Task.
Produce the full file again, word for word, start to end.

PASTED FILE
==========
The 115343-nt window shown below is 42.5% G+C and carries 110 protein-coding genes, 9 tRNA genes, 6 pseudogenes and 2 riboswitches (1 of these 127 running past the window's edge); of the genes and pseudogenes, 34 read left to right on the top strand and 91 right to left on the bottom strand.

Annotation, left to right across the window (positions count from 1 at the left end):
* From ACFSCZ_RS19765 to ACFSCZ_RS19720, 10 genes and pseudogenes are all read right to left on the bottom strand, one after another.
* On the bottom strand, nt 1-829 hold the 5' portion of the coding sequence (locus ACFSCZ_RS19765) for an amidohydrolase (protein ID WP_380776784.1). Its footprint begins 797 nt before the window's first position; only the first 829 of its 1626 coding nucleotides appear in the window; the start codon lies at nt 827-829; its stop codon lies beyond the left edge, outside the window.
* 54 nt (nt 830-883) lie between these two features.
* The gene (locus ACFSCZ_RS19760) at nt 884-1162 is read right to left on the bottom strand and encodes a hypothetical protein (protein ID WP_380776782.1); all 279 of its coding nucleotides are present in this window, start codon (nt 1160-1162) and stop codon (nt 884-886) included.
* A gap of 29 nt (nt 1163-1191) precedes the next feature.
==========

The 115343-nt window shown below is 42.5% G+C and carries 110 protein-coding genes, 9 tRNA genes, 6 pseudogenes and 2 riboswitches (1 of these 127 running past the window's edge); of the genes and pseudogenes, 34 read left to right on the top strand and 91 right to left on the bottom strand.

Annotation, left to right across the window (positions count from 1 at the left end):
* From ACFSCZ_RS19765 to ACFSCZ_RS19720, 10 genes and pseudogenes are all read right to left on the bottom strand, one after another.
* On the bottom strand, nt 1-829 hold the 5' portion of the coding sequence (locus ACFSCZ_RS19765) for an amidohydrolase (protein ID WP_380776784.1). Its footprint begins 797 nt before the window's first position; only the first 829 of its 1626 coding nucleotides appear in the window; the start codon lies at nt 827-829; its stop codon lies beyond the left edge, outside the window.
* 54 nt (nt 830-883) lie between these two features.
* The gene (locus ACFSCZ_RS19760) at nt 884-1162 is read right to left on the bottom strand and encodes a hypothetical protein (protein ID WP_380776782.1); all 279 of its coding nucleotides are present in this window, start codon (nt 1160-1162) and stop codon (nt 884-886) included.
* A gap of 29 nt (nt 1163-1191) precedes the next feature.